Tuesday, January 27, 2015

That Which we Call a Rose

A recent birthday present was a reusable shopping bag with my name on it.  As a sales gimmick the manufacturer had included a couple of character traits associated with the name.  According to my shopping bag, Alice is determined and successful.  I'm not surprised.  Whether my character is predicted by my name, by zodiac sign or the length of my big toe, the outcome is the same.  I am determined, persevering, hard-working . . .  I find the consistency among soothsayers remarkable.  Is there something to my name?  Has it determined my character?  Is the length of my big toe really significant to my marriage?
    Mostly, I ignore the character tags attached to my name, but when I begin a new story I spend a lot of time deciding on the perfect name for my hero/heroine. Shakespeare notwithstanding, for me, as an author, there is a great deal to a name.   Can I have a hero named Stinky?  A kick-ass heroine called Barbie?   
    Putting names to my characters is one of the most difficult, yet critical first steps when I begin a new story.  If I can't find the name that works, it's hard for me to get a handle on the character, especially the romantic hero.  For some reason, I just can't get excited about Tom, Dick and Harry, despite such models as Tom Jones, Dick Tracy and Prince Harry.
     I want the name of my hero to be memorable to my story.  Hence, no Rhett or D'Arcy in my work.  A glance at my family tree isn't much help since it shows a preponderance of Wilhelm's and Gustav's.  For me Willy and Gus work as sidekick names, but not the hero.
      Romance novels are notorious for featuring heros with unlikely names like Stud, Thorn or Blitz.   Sorry, I'm more likely to giggle than swoon when that character comes on the page.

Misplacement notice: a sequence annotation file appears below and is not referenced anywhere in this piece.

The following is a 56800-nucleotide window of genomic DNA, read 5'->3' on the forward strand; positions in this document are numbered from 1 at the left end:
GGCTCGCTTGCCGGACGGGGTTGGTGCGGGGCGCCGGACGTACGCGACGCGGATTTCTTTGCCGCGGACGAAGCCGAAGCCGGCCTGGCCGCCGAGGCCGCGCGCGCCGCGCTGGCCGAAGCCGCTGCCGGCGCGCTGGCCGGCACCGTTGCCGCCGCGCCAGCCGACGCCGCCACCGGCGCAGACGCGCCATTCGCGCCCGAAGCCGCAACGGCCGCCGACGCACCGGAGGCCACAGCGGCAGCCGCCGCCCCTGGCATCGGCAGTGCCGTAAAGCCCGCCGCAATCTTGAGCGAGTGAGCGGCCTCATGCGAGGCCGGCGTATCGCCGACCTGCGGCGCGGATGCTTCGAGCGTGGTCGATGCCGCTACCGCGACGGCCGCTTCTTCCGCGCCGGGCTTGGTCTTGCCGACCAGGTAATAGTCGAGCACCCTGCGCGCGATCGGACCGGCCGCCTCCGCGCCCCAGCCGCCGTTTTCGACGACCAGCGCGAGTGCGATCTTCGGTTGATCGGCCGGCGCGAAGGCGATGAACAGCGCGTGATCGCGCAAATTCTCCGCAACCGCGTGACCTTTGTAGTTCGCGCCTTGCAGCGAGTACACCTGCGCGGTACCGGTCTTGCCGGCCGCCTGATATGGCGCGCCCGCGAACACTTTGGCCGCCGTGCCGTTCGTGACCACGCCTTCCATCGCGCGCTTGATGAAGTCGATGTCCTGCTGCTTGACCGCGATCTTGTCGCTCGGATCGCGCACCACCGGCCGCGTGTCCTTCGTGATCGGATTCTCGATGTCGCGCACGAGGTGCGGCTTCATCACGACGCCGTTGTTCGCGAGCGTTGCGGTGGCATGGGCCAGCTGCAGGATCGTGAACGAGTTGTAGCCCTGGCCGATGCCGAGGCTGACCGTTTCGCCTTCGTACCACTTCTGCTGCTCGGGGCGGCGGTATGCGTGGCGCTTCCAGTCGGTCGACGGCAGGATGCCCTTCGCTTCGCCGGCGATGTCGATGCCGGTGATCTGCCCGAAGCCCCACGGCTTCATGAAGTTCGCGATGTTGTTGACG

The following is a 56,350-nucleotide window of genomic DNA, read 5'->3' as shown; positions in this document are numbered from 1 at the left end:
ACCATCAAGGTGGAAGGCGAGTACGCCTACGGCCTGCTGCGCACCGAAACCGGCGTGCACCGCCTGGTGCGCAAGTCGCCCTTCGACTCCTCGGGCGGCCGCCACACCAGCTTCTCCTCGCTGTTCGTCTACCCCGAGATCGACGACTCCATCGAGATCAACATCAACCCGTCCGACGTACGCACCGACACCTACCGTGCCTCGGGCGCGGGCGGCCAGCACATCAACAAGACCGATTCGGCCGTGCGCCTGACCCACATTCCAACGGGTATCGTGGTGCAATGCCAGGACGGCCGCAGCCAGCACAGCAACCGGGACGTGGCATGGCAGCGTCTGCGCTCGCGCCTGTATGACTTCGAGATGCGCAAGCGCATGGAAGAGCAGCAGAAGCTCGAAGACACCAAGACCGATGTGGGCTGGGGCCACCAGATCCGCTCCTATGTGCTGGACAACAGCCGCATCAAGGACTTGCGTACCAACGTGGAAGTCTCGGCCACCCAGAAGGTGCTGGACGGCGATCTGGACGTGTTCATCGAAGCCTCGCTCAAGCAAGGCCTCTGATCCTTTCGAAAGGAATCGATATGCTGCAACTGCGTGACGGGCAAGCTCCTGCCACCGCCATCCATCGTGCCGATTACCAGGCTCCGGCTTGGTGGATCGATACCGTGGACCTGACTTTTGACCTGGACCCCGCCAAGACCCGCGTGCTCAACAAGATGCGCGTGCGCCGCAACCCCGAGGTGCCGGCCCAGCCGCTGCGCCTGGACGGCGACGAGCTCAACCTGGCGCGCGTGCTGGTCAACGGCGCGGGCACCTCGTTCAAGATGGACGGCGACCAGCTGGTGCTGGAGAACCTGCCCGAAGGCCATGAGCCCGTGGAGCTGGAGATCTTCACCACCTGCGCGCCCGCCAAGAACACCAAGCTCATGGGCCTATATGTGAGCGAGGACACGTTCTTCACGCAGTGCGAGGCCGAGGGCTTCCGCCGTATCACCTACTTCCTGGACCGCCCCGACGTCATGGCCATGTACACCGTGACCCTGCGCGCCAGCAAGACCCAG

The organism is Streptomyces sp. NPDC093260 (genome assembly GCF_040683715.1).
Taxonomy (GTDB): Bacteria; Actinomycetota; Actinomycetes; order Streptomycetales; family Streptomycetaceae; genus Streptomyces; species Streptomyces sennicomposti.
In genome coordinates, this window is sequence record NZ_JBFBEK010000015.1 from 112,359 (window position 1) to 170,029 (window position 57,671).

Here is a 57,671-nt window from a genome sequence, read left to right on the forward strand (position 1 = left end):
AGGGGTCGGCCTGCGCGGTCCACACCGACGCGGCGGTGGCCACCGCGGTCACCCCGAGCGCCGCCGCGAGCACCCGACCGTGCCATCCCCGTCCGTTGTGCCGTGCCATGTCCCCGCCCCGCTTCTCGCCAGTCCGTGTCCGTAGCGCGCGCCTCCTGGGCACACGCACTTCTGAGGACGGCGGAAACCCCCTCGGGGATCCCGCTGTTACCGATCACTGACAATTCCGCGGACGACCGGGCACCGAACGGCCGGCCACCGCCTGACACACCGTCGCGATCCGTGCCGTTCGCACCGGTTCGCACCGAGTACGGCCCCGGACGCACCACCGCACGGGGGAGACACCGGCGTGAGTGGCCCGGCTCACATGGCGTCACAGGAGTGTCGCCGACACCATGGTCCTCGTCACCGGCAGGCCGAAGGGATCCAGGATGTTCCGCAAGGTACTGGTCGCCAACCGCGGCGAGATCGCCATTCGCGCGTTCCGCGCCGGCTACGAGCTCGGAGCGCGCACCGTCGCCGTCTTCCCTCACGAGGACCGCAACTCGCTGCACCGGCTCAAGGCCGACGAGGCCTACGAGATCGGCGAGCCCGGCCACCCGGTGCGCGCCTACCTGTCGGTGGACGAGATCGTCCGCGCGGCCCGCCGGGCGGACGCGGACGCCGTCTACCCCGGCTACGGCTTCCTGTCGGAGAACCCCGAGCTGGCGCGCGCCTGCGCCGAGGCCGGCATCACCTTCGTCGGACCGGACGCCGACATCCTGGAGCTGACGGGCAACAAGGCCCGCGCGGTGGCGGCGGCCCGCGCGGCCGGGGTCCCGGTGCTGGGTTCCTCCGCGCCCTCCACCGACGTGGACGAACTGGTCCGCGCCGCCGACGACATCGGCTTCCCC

I want my character to have  a real name -- one a loving mother would bestow on her baby.
     Jo Beverley once gave a workshop to my local chapter where she talked about the sound of certain names and what they implied about character.  A name with lots of soft consonants like "L" or "M" might suggest weakness, whereas hard consonants like "K" or "D" denoted strength.  Of course, Jo is writing about dukes and viscounts so that opens up a whole other range of name possibilities.
        Ancestry comes into my choice of name for the hero as well,  i.e. should the name be Welsh or Scandinavian or Biblical?  I'll also check out the meanings of a name for hints of character traits that might round out my hero's personality.  I also like to check the popular baby names of the time and place where my hero was born.  Cody sounds like a western hero, whereas Devlin sounds like a regency rake.  Switch them around, and they don't ring true.
   All this  mulling over a name may seem like a waste of time, but it lets me think about my character, to delve into his background, discern his fears and desires, turn him into a real person.  In the end I hope to give him a name that reflects his personality, is memorable and unique -- and not hard to pronounce.  I hate reading a book where I stumble over the character's name at every pass!